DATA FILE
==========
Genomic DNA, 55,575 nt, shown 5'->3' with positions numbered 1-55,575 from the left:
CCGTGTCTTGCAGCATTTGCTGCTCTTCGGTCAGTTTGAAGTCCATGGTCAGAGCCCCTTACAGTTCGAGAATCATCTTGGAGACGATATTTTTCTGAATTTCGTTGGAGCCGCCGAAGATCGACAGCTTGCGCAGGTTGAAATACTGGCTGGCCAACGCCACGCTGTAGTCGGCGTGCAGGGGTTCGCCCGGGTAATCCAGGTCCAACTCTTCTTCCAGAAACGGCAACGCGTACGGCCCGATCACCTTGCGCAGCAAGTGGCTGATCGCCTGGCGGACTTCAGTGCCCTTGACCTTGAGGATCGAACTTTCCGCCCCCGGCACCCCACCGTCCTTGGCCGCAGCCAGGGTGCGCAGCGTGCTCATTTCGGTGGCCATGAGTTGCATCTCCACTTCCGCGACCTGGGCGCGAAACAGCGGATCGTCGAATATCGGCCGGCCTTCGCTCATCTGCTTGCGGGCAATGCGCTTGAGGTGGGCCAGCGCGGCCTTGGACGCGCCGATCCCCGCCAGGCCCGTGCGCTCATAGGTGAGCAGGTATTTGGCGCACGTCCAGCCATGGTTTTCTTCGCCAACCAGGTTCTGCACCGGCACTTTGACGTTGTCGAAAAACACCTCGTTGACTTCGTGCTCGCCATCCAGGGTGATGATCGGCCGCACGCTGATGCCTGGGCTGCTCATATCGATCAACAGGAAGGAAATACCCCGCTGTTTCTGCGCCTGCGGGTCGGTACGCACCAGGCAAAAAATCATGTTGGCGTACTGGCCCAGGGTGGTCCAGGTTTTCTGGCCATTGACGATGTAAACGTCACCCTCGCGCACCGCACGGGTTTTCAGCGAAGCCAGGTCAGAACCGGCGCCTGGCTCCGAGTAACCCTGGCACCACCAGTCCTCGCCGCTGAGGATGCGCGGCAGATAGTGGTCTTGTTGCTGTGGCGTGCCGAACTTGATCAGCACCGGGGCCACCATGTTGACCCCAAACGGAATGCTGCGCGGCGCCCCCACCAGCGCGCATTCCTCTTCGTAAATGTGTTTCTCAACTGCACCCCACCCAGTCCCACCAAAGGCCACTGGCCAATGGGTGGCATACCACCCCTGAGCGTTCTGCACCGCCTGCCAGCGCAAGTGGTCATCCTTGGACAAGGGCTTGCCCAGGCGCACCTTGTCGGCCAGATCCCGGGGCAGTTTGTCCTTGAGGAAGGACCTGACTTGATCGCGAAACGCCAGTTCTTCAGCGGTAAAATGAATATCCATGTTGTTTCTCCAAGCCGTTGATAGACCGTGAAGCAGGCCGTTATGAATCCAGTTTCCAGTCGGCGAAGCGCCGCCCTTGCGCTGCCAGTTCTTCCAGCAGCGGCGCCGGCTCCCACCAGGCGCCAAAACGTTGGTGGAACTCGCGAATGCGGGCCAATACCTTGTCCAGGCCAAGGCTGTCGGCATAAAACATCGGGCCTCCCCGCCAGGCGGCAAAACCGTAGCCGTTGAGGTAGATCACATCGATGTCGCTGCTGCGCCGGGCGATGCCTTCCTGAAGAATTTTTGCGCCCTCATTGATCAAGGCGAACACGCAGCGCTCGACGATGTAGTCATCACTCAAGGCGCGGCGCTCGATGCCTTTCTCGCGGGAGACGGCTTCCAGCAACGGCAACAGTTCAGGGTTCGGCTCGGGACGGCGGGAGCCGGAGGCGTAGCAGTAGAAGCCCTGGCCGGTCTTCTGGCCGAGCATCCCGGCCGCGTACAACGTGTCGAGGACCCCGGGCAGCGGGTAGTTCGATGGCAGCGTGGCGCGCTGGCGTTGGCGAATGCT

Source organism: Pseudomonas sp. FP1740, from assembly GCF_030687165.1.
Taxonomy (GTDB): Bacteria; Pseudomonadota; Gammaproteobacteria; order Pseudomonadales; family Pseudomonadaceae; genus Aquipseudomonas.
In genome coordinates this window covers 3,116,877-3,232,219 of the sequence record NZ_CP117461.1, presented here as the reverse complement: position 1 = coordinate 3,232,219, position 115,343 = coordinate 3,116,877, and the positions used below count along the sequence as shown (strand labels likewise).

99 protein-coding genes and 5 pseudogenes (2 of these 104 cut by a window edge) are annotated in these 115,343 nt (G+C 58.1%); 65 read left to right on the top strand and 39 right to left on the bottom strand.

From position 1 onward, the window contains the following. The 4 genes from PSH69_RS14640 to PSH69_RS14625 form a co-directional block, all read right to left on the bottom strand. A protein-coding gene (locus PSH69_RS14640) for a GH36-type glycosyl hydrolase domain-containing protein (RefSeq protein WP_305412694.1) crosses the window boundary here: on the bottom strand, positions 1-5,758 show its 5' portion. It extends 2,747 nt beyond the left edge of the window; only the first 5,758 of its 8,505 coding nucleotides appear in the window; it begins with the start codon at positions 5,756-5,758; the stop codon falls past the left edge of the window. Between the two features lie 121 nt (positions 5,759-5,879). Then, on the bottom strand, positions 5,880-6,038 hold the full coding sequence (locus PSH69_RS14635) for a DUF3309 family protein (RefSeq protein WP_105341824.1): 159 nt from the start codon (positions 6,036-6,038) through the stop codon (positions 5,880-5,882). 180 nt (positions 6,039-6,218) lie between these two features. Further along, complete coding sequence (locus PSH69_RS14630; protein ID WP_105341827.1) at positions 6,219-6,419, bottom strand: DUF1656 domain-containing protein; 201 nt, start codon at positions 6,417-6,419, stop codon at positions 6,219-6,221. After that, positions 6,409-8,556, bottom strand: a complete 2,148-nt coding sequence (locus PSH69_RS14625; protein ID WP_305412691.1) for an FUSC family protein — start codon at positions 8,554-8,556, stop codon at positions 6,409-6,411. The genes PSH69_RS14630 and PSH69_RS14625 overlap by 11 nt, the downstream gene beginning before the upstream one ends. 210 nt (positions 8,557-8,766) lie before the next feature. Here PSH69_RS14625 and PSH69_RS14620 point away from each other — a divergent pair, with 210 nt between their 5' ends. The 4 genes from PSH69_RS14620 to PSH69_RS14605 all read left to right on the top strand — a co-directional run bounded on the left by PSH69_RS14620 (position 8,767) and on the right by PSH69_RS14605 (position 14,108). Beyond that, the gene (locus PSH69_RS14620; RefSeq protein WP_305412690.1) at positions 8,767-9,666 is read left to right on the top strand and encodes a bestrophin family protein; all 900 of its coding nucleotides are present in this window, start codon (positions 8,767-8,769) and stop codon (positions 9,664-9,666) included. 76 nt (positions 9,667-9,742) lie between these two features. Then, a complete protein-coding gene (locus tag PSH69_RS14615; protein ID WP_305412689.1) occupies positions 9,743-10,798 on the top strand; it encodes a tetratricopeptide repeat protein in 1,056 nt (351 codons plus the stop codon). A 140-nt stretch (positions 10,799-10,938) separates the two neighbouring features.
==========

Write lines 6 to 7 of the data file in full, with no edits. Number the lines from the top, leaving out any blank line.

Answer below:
99 protein-coding genes and 5 pseudogenes (2 of these 104 cut by a window edge) are annotated in these 115,343 nt (G+C 58.1%); 65 read left to right on the top strand and 39 right to left on the bottom strand.

From position 1 onward, the window contains the following. The 4 genes from PSH69_RS14640 to PSH69_RS14625 form a co-directional block, all read right to left on the bottom strand. A protein-coding gene (locus PSH69_RS14640) for a GH36-type glycosyl hydrolase domain-containing protein (RefSeq protein WP_305412694.1) crosses the window boundary here: on the bottom strand, positions 1-5,758 show its 5' portion. It extends 2,747 nt beyond the left edge of the window; only the first 5,758 of its 8,505 coding nucleotides appear in the window; it begins with the start codon at positions 5,756-5,758; the stop codon falls past the left edge of the window. Between the two features lie 121 nt (positions 5,759-5,879). Then, on the bottom strand, positions 5,880-6,038 hold the full coding sequence (locus PSH69_RS14635) for a DUF3309 family protein (RefSeq protein WP_105341824.1): 159 nt from the start codon (positions 6,036-6,038) through the stop codon (positions 5,880-5,882). 180 nt (positions 6,039-6,218) lie between these two features. Further along, complete coding sequence (locus PSH69_RS14630; protein ID WP_105341827.1) at positions 6,219-6,419, bottom strand: DUF1656 domain-containing protein; 201 nt, start codon at positions 6,417-6,419, stop codon at positions 6,219-6,221. After that, positions 6,409-8,556, bottom strand: a complete 2,148-nt coding sequence (locus PSH69_RS14625; protein ID WP_305412691.1) for an FUSC family protein — start codon at positions 8,554-8,556, stop codon at positions 6,409-6,411. The genes PSH69_RS14630 and PSH69_RS14625 overlap by 11 nt, the downstream gene beginning before the upstream one ends. 210 nt (positions 8,557-8,766) lie before the next feature. Here PSH69_RS14625 and PSH69_RS14620 point away from each other — a divergent pair, with 210 nt between their 5' ends. The 4 genes from PSH69_RS14620 to PSH69_RS14605 all read left to right on the top strand — a co-directional run bounded on the left by PSH69_RS14620 (position 8,767) and on the right by PSH69_RS14605 (position 14,108). Beyond that, the gene (locus PSH69_RS14620; RefSeq protein WP_305412690.1) at positions 8,767-9,666 is read left to right on the top strand and encodes a bestrophin family protein; all 900 of its coding nucleotides are present in this window, start codon (positions 8,767-8,769) and stop codon (positions 9,664-9,666) included. 76 nt (positions 9,667-9,742) lie between these two features. Then, a complete protein-coding gene (locus tag PSH69_RS14615; protein ID WP_305412689.1) occupies positions 9,743-10,798 on the top strand; it encodes a tetratricopeptide repeat protein in 1,056 nt (351 codons plus the stop codon). A 140-nt stretch (positions 10,799-10,938) separates the two neighbouring features.